Bruce Katz, the Director of the Metropolitan Institute and author of one of the chapters in the book, became a vocal national and international spokesman for struggling cities. In the US, with far less federal support, recovery has been slower than in Europe but nonetheless is happening, even in Detroit, the most ill-famed rust-belt city of all. His book, Metropolitan Revolution, became a bible for cities and regions looking to innovate their way out of trouble.
Through the City Reformers network, Bruce Katz promoted Sheffield and Belfast as advanced manufacturing hubs, on the back of their reshaped traditional industrial skills – “innovation districts” in American lingo. Bruce’s chapter in Cities for a Small Continent has created waves on both sides of the Atlantic and around the theme of recovery.
Influencing the new Urban Audit
The European Union has engaged with City Reformers over the whole ten years and now wants to relate our work to the new Urban Audit, a Europe-wide survey of over 300 cities. The European Regional Development Fund has played a key role in the recovery process, generously reinvesting in former industrial regions, including all our cities.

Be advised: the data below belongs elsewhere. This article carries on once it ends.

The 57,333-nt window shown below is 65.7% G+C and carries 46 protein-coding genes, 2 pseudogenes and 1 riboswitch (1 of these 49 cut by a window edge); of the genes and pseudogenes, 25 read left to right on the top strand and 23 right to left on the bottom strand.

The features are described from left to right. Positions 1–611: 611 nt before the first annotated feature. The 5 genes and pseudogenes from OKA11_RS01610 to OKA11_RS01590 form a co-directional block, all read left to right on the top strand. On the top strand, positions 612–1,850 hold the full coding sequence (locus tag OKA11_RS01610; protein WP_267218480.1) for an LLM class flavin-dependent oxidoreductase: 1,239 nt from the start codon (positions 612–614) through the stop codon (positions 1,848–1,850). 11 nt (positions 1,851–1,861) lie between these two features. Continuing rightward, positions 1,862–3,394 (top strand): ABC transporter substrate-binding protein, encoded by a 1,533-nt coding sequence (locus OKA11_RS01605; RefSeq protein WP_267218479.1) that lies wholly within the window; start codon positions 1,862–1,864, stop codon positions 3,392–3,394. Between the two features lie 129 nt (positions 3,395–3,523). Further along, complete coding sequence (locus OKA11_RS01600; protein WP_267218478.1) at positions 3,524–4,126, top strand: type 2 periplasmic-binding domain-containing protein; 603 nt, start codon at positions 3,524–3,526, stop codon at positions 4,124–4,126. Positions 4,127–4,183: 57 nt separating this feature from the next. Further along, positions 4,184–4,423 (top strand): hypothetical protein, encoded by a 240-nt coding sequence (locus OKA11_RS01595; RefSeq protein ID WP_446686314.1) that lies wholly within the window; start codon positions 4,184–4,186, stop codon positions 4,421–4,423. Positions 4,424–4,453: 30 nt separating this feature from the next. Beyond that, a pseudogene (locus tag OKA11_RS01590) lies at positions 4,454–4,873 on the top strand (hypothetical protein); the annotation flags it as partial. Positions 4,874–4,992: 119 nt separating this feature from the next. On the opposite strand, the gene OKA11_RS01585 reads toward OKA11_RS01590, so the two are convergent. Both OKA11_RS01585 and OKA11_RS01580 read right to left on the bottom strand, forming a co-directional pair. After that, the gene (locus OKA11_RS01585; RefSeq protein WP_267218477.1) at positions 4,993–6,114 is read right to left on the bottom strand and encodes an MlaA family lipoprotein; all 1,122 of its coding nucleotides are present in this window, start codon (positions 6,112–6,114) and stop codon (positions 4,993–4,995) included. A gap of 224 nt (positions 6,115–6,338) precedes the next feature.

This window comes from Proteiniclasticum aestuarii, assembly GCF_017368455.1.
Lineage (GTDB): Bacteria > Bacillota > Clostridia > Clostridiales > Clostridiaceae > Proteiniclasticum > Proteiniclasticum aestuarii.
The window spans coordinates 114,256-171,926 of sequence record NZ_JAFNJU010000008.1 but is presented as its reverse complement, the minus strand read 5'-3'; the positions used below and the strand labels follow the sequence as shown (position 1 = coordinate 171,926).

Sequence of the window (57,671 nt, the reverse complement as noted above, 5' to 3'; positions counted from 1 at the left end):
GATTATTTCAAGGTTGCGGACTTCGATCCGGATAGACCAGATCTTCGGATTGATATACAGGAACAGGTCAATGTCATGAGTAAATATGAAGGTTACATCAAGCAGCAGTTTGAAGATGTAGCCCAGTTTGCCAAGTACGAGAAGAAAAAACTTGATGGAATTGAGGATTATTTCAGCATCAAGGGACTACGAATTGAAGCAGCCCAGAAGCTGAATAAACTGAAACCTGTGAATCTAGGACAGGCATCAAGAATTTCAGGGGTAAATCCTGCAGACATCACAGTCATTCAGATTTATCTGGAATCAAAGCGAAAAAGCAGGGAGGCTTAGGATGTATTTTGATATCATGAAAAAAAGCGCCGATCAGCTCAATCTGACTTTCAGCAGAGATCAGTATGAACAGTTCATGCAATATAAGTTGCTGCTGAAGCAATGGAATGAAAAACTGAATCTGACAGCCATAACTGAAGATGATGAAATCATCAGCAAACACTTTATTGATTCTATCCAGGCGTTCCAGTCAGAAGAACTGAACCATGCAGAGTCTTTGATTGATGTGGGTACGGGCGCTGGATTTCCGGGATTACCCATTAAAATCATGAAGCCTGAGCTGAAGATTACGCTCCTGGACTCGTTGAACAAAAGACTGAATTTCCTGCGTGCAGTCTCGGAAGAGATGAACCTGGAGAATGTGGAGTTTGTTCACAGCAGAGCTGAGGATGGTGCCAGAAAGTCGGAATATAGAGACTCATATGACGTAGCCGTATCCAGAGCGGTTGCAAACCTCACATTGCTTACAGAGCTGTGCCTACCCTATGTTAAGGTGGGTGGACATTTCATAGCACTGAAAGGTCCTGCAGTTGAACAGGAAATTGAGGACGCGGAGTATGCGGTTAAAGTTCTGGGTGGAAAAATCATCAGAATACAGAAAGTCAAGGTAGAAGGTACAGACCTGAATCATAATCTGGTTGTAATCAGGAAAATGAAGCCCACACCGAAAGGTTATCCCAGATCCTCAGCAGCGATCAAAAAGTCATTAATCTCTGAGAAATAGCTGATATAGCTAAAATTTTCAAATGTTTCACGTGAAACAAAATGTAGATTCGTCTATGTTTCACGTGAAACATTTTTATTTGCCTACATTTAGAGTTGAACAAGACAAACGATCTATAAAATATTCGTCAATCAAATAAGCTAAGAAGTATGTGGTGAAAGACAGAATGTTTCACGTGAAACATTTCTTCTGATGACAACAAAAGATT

The resulting progress is dramatic. Torino, Belfast, Sheffield, Lille, Leipzig, Bilbao, Bremen are all leading lights in the new economy, much vaunted in international circles and turning the cities into “business-tourist” hubs.
Paving the way to a more environmentally benign future
Former industrial cities, as we show, are literally at the forefront of climate change action in the process of reshaping their past. That is why Nicholas Stern, possibly the world’s leading environmental economist and advisor to the United Nations on the path-breaking Paris Agreement of December 2015, so warmly endorses Cities for a Small Continent. He now makes cities and climate change one of his three major themes, along with land and energy.
“…re-use, recycling, reinvention, renewable energy…”
It is truly remarkable therefore that existing cities, with their decay, environmental pollution from past industries, almost total historic reliance on coal and oil, overgrowth and over exploitation of people and planet, now point the way to a more environmentally benign future, based on re-use, recycling, reinvention, renewable energy. We believe this discovery is the major contribution of Cities for a Small Continent to new thinking.
Applying the lessons of Cities for a Small Continent